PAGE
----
Having stacked up an amazing run across formats in Bangladesh in January-February and started the Nidahas Trophy with a first win in eight Twenty20 Internationals against India, Sri Lanka lapsed back into their poor form of 2017 when they sank to their second loss in the three-nation tournament in Colombo on Monday (March 12)
Sri Lanka’s 152 for 9 in a match reduced to 19 overs a side on an excellent batting strip at the R Premadasa Stadium was never going to be enough. India hunted that total down with reasonable ease, winning by six wickets with nine deliveries to spare to consign the hosts to a second successive defeat after Bangladesh had scaled down 214 two nights previously in a record chase.
Thisara Perera was standing in as captain for the suspended Dinesh Chandimal, and Sri Lanka fortified the bowling by bringing in Suranga Lakmal and going one batsman light. “In the previous two matches, we didn’t need the batsman coming in at No. 7 or 8,” the interim skipper reasoned. “So we thought the batsmen we had was enough. But today, we couldn’t bat well – including myself. I have to bear the blame as well. I batted well at the start and could have continued that. But what I tried to do was to hit a boundary. I think we could have batted better around Kusal Mendis.”
On being put in by Rohit Sharma, Mendis led the way for Sri Lanka with a sparkling 55 off 38 deliveries, but when he was the fifth batsman dismissed at 118 in the 14th over, the wheels came off dramatically. “Kusal Mendis batted really well,” admitted Perera, “but sad to say this is not a good score to defend on this wicket. It’s a really, really good wicket to bat. We were 25-30 runs behind. That’s the main reason for our loss. Kusal Mendis batted really well. Others didn’t execute their plans.”
Perera conceded that the middle-order failure was the reason for the defeat in this game, though he denied that Sri Lanka had tried to overreach after seeing Bangladesh chase down 214 and had hence ended up well short. “The past is the past. We can’t think about that,” he insisted. “What we had to do was think about the next match. We didn’t think much about that (Bangladesh) match.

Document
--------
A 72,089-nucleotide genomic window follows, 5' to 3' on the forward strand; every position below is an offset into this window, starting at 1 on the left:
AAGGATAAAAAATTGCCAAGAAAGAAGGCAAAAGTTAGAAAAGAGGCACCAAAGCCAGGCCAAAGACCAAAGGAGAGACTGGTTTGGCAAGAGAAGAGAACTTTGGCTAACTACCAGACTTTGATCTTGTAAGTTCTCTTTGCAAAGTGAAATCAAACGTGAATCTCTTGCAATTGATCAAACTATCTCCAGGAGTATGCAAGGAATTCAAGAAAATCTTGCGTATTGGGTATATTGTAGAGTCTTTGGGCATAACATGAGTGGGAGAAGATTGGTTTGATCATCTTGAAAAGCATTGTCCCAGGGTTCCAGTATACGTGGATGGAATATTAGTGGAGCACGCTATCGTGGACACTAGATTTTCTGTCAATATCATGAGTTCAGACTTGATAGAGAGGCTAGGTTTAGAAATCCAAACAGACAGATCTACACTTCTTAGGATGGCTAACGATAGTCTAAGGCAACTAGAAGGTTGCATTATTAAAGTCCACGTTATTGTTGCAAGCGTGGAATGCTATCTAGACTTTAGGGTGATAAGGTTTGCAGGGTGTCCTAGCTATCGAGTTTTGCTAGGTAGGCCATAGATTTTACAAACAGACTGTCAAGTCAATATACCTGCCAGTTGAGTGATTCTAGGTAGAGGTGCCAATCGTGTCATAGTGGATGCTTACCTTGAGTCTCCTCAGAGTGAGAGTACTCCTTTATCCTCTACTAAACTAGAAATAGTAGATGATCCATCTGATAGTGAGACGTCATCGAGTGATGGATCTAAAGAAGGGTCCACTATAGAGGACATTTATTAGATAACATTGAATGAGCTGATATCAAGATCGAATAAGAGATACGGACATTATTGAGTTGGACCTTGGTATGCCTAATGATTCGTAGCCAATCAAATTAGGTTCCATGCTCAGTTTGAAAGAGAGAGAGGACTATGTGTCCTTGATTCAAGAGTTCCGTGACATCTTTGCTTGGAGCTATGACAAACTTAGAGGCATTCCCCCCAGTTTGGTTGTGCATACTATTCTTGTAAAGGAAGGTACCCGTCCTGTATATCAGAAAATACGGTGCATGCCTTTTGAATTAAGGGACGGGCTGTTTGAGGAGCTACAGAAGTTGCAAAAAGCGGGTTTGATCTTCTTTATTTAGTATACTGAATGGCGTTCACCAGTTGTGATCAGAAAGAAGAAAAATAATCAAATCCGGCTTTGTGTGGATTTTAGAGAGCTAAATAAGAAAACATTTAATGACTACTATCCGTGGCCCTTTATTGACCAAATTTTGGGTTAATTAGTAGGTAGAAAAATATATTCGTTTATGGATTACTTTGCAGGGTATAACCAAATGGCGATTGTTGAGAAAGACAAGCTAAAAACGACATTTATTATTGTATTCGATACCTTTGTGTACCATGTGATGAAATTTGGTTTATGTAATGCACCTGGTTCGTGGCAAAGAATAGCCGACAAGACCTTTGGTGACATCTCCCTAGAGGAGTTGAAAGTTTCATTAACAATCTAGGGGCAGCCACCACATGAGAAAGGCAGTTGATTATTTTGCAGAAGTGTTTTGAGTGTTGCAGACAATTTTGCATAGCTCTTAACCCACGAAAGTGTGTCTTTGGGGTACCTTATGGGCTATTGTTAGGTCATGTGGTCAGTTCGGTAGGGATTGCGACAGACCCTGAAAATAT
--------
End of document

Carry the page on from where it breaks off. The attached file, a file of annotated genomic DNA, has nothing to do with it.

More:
“Actually if we look at our first match (against India), we did pretty well. Myself and Dasun (Shanaka) finished the match. Other than in the last few matches, our batting line-up has been very good. The main reason for the loss is we couldn’t execute our batting plans. That was the biggest reason for the defeat. We lost two or three wickets in quick succession. We should have stuck around during that period, and if we did that, we could have got around 180 easily. The bowlers need at least 175 to defend on this pitch. We didn’t bat well enough.”
Explaining the rationale behind continuing to bench the in-form Dhananjaya de Silva, Perera stuck to the under-utilised batsman theme. “The No. 7 and 8 batsmen didn’t get to bat in previous games, so we were thinking about that. With this rain, we also definitely need another main bowler. Our game didn’t go to plan – that’s the main reason we lost. If we had scored 175 or 180, we would have been more competitive. If it’s raining, we definitely need an extra bowler. In the previous matches, we did really well; our batting was great. It’s in this match only that we collapsed. We had chased 173 and then hit 214 (in the first two games of this tournament), so our batting is really good. We need to fix the little issues and think about the coming matches.”
One of the reasons for Sri Lanka’s sub-par total was Shardul Thakur, the Mumbai paceman who finished with T20I best figures of 4 for 27. “The most important thing is that he bowls a really good knuckle ball. That’s the main reason for his success. I also got out to the knuckle ball. His knuckle ball, I have seen it before, but playing it is another thing — he took one or two wickets with the knuckle ball.”
Sri Lanka came out with a definite plan to attack the Indians with short balls through Lakmal, Nuwan Pradeep and Dushmantha Chameera. “Yes, it was a plan to bowl short, but we couldn’t pull it off well with the wet balls,” Perera pointed out. “The short deliveries were not on target. We can’t use it as an excuse. We have to take the positives and move on.
“(Manish) Pandey batted really well. He didn’t put too much pressure on himself. That’s the main reason for our loss – he did really well during the middle period and so did Dinesh Karthik.”
Kusal Mendis left the field late in India’s chase with a potential groin injury while making a save on the boundary line. “I don’t know yet, the physios are looking at him,” said Perera. “He had some ice on his leg, but I wasn’t able to spend long in the dressing room. I don’t think it’s a big thing.”
Sri Lanka will be hoping that is the case. Mendis has made 123 runs in three matches so far and provided the early impetus. Sri Lanka’s next game is against Bangladesh on March 16, and particularly with Chandimal still missing, they will be desperate to have Mendis’s services for what seems certain to be a must-win game for both teams.